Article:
This book is about two Golden Retrievers, Dayli and Dali. It describes good times, humorous times and a few very sad times. We got Dayli from a breeder in Fulda and rescued Dali from an animal shelter.
"Golden retrievers do not bite", but Dali bit me several times - in fact he bit everyone in the family. I did not want to give him back, because if he bit someone else it would mean a death sentence.
Dali and I came to understand one another. I always knew what he wanted and he always knew what I wanted. I loved him more than any other dog I ever had.
Dali died a week before he was twelve years old and Dayli died a year later at the age of thirteen. When they were old and sick they had to be carried up the steps and Dali weighed 36 kg (79 pounds). If we got another retriever by the time he was old and sick we would be too old to carry him, so we decided on a smaller dog and got two Welsh Springer Spaniels named Freckles and Elen.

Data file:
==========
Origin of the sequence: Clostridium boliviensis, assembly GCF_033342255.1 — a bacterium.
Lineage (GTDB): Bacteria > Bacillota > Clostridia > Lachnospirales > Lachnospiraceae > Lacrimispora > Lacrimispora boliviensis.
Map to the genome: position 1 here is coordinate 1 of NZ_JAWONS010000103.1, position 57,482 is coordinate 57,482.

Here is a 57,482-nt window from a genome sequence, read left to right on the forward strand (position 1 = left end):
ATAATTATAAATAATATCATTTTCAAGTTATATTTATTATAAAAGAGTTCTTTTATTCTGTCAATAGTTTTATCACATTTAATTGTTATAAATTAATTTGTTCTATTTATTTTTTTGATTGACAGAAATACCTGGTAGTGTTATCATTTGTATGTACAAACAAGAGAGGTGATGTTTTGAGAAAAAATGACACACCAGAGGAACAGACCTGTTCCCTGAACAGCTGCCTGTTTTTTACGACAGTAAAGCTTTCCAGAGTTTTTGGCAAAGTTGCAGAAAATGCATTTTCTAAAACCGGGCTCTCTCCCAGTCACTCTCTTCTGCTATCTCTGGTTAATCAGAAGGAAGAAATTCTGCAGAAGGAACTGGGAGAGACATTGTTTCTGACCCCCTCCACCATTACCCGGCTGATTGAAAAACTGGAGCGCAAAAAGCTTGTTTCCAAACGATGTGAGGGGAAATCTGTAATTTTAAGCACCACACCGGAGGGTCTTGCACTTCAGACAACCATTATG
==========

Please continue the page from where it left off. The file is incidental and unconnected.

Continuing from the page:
William Randolph McCreight is a physicist and mathematician with experience at NASA in orbital analysis, and at Boeing Aerospace Division predicting the effects on spacecraft from atomic explosions in space. In 1965 he was assigned to England and subsequently lived and worked in England, Sweden, Belgium, Switzerland, Germany and South Africa. He lived in the Far East three years and has professional experience in every western European country, some eastern European countries and Turkey. He became interested in genealogy when examining papers in his great-great-grandmother's trunk. This interest intensified with his first personal computer in 1975 and the advent of genealogy computer programs. He now has over 17,000 names, all confirmed by documentary and historical sources. He is now retired in the Taunus Mountains in Germany and spends his time primarily taking history courses with emphasis on Europe in the Bronze Age to the middle ages, and genealogy research.